Were it not for the 12th Amendment, ratified on June 15, 1804, presidential nominees could, and probably would prefer to, run alone, without being saddled with pesky vice presidential running mates, who can be embarrassments. Unfortunately, the presidential election of 1800 happened.
It was "a magnificent catastrophe" (that is the title of a splendid new book on it, by Edward J. Larson of Pepperdine University). As the two-party system, unanticipated by the Constitution's otherwise farsighted Framers, was crystallizing, Thomas Jefferson and Aaron Burr each received the same number of electoral votes. This made a hash of the Framers' plan for electing presidents without having vice presidential candidates. Under their plan, which worked fine for three elections, the presidential candidate with the second-highest number of electoral votes -- John Adams twice, then Jefferson -- became vice president.
It took the House of Representatives until Feb. 17, 1801, and 36 ballots, to break the Jefferson-Burr tie and make Jefferson president. Which is why, before the 1804 election, the 12th Amendment was written to require that electoral votes shall be cast "for president and vice president" with the expectation that the candidates would run on a party ticket and why Barack Obama or Hillary Clinton will need a running mate.
They both might need the same white man. Or perhaps Obama will need a different one. In any case, consider the probable logic of their choices.
Presidential politics, like football, is simple in objective but complex in execution. The game is "Get to 270" -- electoral votes, that is. A person who captures a presidential nomination gives (sometimes perfunctory) thought to whether or not this or that potential running mate might make a crackerjack president (John Nance Garner? Henry Wallace? Alben Barkley? John Sparkman? Estes Kefauver? Bill Miller? Spiro Agnew?). Then the presidential nominee gives serious thought to whether this or that running mate might contribute a winning edge in a closely contested state with a significant number of electoral votes. So, speaking of Ohio. . . .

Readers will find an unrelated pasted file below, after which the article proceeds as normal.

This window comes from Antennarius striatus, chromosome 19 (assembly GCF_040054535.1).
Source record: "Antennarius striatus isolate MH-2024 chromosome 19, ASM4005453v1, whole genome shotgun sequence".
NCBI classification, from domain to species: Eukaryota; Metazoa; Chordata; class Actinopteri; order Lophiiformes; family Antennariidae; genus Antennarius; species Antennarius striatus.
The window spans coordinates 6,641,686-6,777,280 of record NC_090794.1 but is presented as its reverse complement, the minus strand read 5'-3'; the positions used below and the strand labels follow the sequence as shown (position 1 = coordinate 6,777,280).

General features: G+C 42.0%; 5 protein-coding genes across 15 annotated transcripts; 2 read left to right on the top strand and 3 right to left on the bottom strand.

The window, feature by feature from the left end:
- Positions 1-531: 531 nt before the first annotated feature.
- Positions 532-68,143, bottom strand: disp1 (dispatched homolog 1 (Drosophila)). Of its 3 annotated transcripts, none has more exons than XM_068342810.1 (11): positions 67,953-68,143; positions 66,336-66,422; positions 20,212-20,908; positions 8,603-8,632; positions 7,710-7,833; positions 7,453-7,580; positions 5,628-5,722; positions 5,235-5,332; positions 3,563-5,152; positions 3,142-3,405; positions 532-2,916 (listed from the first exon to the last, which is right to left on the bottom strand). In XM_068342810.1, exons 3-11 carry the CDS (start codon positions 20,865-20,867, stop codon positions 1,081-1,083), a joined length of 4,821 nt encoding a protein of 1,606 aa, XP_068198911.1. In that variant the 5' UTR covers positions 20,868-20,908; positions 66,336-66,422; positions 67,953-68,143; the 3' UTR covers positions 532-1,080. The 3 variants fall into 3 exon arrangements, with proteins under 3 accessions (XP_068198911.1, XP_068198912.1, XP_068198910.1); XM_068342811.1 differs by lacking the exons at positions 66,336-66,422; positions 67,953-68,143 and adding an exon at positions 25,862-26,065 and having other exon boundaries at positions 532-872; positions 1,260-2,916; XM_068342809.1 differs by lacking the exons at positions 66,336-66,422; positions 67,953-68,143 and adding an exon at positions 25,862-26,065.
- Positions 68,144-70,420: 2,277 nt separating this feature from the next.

In 2000, George W. Bush beat Al Gore 271 to 266 in electoral votes. Had Bush not carried Ohio, which he did with 50 percent of the popular vote, he would have lost. In 2004, he beat Kerry 286 to 251. Without the 20 electoral votes of Ohio, which Bush won 51 to 49 percent, Kerry would be president. By various scandals and ineptitudes, Ohio's Republican Party made such a mess that in 2006 Sherrod Brown, a Democratic congressman, defeated an incumbent Republican senator, Mike DeWine, and another Democratic congressman, Ted Strickland, became governor.
Obama needs a running mate who is older than he is (46), who is not in Washington, who has executive experience and national security experience, who comes from a swing state and from a demographic cohort that Democratic presidential candidates have lost in every election since 1964 -- white men. Strickland, who will be 67 in August, is the son of a steelworker and the first Democrat elected to Ohio's governorship since 1986. He is an ordained Methodist minister who was born and raised in, and represented in Congress, conservative southeastern Appalachian Ohio. He has everything Obama needs -- even an A rating from the National Rifle Association -- except national security experience.
Clinton, too, needs Ohio, and owes Strickland, who helped her win the state's primary. In politics, gratitude is optional but a pleasant surprise.
Where would McCain make up for losing Ohio's electoral votes? Perhaps he could turn New Hampshire back to red: He has twice won its primary, and it was one of only three states -- the others were Iowa and New Mexico -- that changed partisan alignment between 2000 and 2004 (when Kerry won with 50 percent). But New Hampshire has just four electoral votes. Perhaps 16 others can be found somewhere, but going into the fall with Ohio out of reach would put McCain in a deep hole.
If, however, McCain, whose strongest feelings and only competence concern national security, succeeds in making this a national security election -- if he does not, he almost certainly loses -- Obama could consider a different running mate: Sam Nunn, 69, the former four-term senator from Georgia. Winning the state's 15 electoral votes in November would be difficult even with Nunn on the ticket. Still, the value of running with Nunn, who chaired the Senate Armed Services Committee, would be substantial.
But not more substantial than the benefits from putting Ohio, in August, out of McCain's November reach. That would free Obama's or Clinton's time and money for use elsewhere and compel McCain to wager time and money on other, and problematic, states. The choice of Strickland would be, in military terminology, a force multiplier.